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    Genetic Discrimination and Workers Comp – What to Do If Your Employer Discriminates Based On Genetic History

    There are many areas of the law that have been complicated by the advances of science. Examples include the ways that the use of cell phones has impacted driving safety laws, and where embryos that have been frozen in laboratories have become the subject of complex family law litigation. Modern science has also added a layer of complexity to many workers’ compensation cases, as employers have attempted to use an injured or disabled worker’s genetic history against them to dispute a workplace injury claim. The federal government has passed specific laws that prohibit discrimination on the basis of genetic information with respect to health insurance and employment, guaranteeing employees that they can not be discriminated against or robbed of any employment benefits based on their genetic information, but this has not stopped employers and their insurance companies from attempting to deny workers’ compensation claims. If you have been denied workers’ compensation benefits based upon family history, you need a knowledgeable and experienced workers’ compensation attorney to defend your rights. The attorneys at the Lancaster law firm of Vanasse Law can help.

    There are a number of conditions that have been linked to specific genes, but there is a very big difference between a genetic characteristic being a risk factor and is a direct cause of a specific condition or illness. Though there are certain genes that are tied directly to certain diseases, that is not the same as a risk factor, which is simply something that increases a statistical probability. Risk factors do not cause impairment. From the standpoint of being refused workers’ compensation, employers and their insurance companies have attempted to deny claims for such injuries as onsite heart attacks or strokes, claiming that they were caused by a genetic propensity towards high cholesterol, or that an alcohol dependency or addiction might have been caused by an inherited tendency. In some cases, they may ask an injured worker to provide disclosure of family history or genetic information in order to support their denial of a claim.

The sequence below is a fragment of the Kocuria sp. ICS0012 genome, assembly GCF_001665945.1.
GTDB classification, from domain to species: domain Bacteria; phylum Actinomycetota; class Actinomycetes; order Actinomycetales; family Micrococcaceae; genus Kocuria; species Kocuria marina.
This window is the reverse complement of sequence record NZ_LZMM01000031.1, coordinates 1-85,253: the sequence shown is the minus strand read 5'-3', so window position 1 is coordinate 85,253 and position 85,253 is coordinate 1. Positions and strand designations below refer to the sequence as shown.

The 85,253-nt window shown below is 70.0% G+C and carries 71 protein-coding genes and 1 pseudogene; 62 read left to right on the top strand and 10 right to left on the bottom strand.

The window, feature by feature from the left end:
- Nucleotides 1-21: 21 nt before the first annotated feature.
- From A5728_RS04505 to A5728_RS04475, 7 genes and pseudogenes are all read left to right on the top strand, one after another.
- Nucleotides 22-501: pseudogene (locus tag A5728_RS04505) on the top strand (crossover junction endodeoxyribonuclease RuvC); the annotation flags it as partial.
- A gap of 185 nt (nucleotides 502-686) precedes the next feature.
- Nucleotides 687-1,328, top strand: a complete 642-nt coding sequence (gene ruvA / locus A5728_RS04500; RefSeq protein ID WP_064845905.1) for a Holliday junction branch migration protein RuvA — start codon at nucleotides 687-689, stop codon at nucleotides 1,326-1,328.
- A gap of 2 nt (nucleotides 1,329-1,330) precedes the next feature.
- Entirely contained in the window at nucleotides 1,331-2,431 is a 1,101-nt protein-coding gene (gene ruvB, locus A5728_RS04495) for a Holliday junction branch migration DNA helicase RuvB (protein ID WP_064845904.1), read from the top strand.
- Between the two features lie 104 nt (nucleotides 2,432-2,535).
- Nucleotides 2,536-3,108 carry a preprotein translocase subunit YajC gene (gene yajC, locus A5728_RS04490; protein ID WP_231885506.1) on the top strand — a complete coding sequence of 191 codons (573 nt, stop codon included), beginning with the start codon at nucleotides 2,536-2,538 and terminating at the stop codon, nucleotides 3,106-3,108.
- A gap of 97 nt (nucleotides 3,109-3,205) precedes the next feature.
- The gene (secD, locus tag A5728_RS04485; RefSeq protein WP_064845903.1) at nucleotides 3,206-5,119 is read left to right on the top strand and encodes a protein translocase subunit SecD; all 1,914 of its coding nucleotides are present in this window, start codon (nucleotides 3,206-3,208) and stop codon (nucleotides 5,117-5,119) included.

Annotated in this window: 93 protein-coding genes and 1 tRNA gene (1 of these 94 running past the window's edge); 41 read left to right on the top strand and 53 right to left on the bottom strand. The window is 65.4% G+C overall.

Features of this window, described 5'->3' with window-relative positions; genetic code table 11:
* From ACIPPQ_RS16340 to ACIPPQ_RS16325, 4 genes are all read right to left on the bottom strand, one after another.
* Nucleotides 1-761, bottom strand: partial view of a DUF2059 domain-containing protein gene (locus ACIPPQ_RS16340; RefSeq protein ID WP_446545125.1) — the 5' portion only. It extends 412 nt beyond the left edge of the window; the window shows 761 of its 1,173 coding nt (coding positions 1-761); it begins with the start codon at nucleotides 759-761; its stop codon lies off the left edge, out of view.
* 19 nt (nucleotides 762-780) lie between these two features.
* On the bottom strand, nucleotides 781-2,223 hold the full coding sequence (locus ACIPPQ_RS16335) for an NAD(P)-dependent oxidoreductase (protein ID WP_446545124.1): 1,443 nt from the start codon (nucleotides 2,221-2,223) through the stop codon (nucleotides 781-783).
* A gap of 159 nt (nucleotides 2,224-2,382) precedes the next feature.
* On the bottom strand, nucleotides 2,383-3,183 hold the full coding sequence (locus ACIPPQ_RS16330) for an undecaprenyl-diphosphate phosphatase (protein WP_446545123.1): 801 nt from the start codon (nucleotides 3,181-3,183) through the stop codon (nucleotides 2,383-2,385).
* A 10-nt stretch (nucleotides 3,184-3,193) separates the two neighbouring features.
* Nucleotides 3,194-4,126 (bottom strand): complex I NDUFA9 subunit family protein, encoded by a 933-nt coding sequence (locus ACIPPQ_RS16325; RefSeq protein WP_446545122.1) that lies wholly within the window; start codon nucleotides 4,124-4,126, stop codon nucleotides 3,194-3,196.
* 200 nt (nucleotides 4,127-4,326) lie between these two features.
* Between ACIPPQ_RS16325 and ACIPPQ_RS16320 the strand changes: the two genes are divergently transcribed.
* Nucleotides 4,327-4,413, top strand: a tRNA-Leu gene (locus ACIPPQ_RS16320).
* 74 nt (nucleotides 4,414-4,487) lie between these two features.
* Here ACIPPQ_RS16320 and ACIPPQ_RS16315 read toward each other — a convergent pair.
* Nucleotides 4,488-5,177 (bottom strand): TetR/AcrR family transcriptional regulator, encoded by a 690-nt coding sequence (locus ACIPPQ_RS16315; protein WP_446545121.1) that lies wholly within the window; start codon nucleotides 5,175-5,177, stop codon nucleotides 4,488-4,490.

Of particular concern in the state of Pennsylvania is the fact that when a worker seeks to claim that an illness such as cancer or lung disease is caused by occupational exposure, they are required to provide proof that the workplace exposure is more likely to have been the cause of their condition than any and all other possible causes, and genes can work against them. Add to that the requirement that a claim has to be filed within a limited amount of time of a hazardous exposure, and these claims can become even more difficult to prove.

    When you have suffered a workplace injury and fear that family history or genetic information may work against your workers’ compensation claim or appeal, you need to make sure that you have a knowledgeable, experienced, and passionate attorney representing you. Call the attorneys at Vanasse Law today. We will fight for your rights to compensation.

    Learn more about Workers’ Compensation HERE.